According to Danielle Paquette's piece in The Washington Post entitled, "Not even a third of speaking roles in popular movies go to women:"
"The gender ratio doesn’t appear to be improving[.] Last year, 21 of the 100 top-grossing fiction films featured a female protagonist or co-protagonist, a seven-percent drop from 2013. The plots of the most recent Oscar nominees for Best Picture, meanwhile, all centered on guys."
We are taught from the time we are born that women should not be aggressive. That is a male trait. We should not speak up. We should not dominate any discussion. We should not mention our achievements, let alone speak highly of anything we do. If a woman candidate for President called herself "great," "fantastic," or anything of the sort, she'd never make it through a primary, let alone win it.
Think that's a stretch? A Harvard study found that when participants saw female politicians as seeking power, "they also saw them as ... being unsupportive and uncaring[,] while [the same] was not true [of] their perceptions of power-seeking male politicians.” On the contrary, both sexes viewed men seeking power as strong and competent, whereas both responded to women seeking power with “moral outrage” (emphasis supplied).
As noted by Herminia Ibarra, Robin J. Ely, and Deborah M. Kolb in their Harvard Business Review piece, "Women Rising: The Unseen Barriers:"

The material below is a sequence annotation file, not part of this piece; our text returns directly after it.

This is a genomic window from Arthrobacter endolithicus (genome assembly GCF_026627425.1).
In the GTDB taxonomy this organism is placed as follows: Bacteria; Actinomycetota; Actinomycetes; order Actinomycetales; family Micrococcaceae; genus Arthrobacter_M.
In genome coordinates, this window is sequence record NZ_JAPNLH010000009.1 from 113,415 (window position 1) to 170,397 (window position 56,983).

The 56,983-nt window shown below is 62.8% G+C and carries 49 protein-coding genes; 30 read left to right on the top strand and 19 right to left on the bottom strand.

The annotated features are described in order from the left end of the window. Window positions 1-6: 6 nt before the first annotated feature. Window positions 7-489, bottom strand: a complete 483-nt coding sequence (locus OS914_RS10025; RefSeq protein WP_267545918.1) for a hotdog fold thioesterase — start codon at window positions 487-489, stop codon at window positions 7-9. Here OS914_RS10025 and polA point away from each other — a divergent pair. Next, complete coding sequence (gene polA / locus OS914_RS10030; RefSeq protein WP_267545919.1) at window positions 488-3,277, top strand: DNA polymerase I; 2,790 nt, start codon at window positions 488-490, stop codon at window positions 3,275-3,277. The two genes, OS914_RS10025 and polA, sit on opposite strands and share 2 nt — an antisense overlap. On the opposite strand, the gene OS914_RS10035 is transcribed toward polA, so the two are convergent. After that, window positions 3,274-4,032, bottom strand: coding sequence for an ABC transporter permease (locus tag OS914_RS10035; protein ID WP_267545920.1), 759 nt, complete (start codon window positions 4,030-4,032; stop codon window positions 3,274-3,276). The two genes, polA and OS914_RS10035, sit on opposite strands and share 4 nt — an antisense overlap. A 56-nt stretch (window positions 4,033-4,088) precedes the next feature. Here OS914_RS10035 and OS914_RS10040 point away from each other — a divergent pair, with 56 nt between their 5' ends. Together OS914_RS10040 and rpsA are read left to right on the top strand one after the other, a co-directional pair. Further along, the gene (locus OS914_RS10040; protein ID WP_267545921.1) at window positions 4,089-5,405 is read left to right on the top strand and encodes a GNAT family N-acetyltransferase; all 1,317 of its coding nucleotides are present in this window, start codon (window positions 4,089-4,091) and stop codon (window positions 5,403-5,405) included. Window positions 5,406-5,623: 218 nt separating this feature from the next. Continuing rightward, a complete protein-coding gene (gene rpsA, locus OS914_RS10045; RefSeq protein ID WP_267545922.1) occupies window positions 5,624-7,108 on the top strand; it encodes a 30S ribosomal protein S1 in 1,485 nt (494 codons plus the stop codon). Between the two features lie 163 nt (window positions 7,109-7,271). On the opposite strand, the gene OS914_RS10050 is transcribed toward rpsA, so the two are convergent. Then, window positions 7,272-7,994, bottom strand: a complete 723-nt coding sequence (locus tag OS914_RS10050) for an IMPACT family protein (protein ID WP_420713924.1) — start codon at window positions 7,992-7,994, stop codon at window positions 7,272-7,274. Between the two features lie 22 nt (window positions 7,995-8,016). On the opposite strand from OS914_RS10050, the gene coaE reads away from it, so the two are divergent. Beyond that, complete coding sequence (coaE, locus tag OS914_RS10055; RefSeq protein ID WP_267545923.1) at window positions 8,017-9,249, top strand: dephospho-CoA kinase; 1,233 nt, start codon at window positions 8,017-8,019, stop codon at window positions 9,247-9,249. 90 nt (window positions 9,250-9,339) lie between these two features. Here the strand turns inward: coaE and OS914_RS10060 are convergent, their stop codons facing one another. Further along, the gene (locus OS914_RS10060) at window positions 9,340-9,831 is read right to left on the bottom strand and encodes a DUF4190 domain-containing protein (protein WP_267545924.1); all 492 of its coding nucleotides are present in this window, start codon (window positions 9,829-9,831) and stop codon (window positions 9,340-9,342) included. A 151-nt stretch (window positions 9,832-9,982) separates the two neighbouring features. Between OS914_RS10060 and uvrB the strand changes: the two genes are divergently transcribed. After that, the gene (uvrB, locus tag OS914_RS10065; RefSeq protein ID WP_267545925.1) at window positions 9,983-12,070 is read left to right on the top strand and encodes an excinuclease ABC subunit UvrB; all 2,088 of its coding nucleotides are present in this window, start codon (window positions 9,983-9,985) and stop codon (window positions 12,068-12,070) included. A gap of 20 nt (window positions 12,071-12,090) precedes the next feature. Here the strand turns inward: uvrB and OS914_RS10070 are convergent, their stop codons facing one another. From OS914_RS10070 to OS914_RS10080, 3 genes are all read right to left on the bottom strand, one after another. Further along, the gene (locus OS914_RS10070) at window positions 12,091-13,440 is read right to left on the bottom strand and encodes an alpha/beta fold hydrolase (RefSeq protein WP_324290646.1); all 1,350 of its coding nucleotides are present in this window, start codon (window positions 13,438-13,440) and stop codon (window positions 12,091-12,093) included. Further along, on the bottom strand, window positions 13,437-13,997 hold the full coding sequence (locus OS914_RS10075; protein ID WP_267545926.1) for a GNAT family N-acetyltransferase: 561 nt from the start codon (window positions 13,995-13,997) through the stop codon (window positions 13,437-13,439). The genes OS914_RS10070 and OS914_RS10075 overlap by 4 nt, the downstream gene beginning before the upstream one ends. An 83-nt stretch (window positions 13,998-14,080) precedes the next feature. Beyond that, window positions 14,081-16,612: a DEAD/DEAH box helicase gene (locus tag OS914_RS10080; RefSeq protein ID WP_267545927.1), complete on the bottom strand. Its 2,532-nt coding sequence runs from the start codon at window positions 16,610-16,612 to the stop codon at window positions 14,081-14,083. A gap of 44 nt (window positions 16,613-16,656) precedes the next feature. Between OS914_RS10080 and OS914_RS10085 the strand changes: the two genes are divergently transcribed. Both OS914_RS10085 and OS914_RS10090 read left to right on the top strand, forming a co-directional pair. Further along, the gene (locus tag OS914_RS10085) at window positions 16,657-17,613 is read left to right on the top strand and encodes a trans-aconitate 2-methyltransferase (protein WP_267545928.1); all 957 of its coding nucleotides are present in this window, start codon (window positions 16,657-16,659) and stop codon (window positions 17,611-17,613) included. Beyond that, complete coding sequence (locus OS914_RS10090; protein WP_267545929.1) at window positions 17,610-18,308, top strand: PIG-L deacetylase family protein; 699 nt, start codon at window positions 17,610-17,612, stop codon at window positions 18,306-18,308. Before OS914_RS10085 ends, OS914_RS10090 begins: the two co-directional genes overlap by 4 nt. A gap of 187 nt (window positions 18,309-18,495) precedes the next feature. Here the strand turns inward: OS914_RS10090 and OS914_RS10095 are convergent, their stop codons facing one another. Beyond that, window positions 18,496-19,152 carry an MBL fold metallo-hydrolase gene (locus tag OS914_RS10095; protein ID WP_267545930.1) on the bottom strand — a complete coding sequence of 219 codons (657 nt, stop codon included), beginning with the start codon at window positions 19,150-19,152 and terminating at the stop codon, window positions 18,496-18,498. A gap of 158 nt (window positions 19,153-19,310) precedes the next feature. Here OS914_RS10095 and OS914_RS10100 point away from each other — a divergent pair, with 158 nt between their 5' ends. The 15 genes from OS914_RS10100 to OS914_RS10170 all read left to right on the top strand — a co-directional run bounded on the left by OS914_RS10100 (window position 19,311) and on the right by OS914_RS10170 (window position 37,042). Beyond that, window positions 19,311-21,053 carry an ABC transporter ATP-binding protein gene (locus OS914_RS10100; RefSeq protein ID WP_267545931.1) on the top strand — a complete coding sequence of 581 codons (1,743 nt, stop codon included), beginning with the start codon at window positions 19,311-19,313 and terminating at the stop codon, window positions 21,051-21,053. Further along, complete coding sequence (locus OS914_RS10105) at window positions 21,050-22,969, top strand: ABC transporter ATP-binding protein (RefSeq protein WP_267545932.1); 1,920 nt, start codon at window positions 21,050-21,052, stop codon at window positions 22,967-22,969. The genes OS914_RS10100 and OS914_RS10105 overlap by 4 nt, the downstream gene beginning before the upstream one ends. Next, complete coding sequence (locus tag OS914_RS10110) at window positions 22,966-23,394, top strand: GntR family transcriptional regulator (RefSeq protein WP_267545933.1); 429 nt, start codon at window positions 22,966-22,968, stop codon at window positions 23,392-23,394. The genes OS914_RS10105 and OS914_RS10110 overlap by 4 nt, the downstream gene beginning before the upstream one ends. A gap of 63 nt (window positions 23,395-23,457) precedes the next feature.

"Research has amply demonstrated that accomplished, high potential women who are evaluated as competent managers often fail the likability test, whereas competence and likability tend to go hand in hand for similarly accomplished men."
In short, we see leaders as men, not women, and many dislike and distrust women who rise.
So I would be interested to know why those of you who admire women leaders, do so.
My answer is because I was raised by a mother who owned her own business and raised eight kids, who showed me that women can do anything they want. She had me work in her store, see the award winning pet food packaging designs she conceived, and engaged me in conversations about her latest negotiations and business deals. She showed me that I could be a business owner, too. She also taught me critically important business tools that I use to this day: how to negotiate, compromise, reach consensus, and move forward.
I was raised by a father who viewed his wife as an equal. Indeed, I suspect one of the things that so attracted my dad to my mom is her self confidence, which mirrored his own.
My dad showed me that he saw me as an equal as well. He loved being a doctor. He viewed it as the best job in the world, and he brought my siblings and me -- my sister and brothers -- into his office to show us what he did, in the hope we would want to become doctors, too. Like my mother, he showed us we could do anything we wanted. We could become doctors -- the best job in the world.
The birthday card pictured above came from my parents. Note the language on it, "The best part of being your parent has been watching you grow into this wonderful, independent woman ...."
One other major influence was the one television show I saw growing up that reinforced my parents' outlook on gender equality, "Star Trek: Voyager." Vice Admiral Kathryn Janeway was depicted on it as the smart, highly capable, and compassionate commander of the starship's top notch crew.
Rather than distrusting and disliking women leaders, I was taught to view them as equals, and to admire and respect them.
If you do, too, what led you to do so?
1. The Geena Davis Institute draws from research conducted by Stacy Smith, Ph.D. at the USC Annenberg School for Communication & Journalism.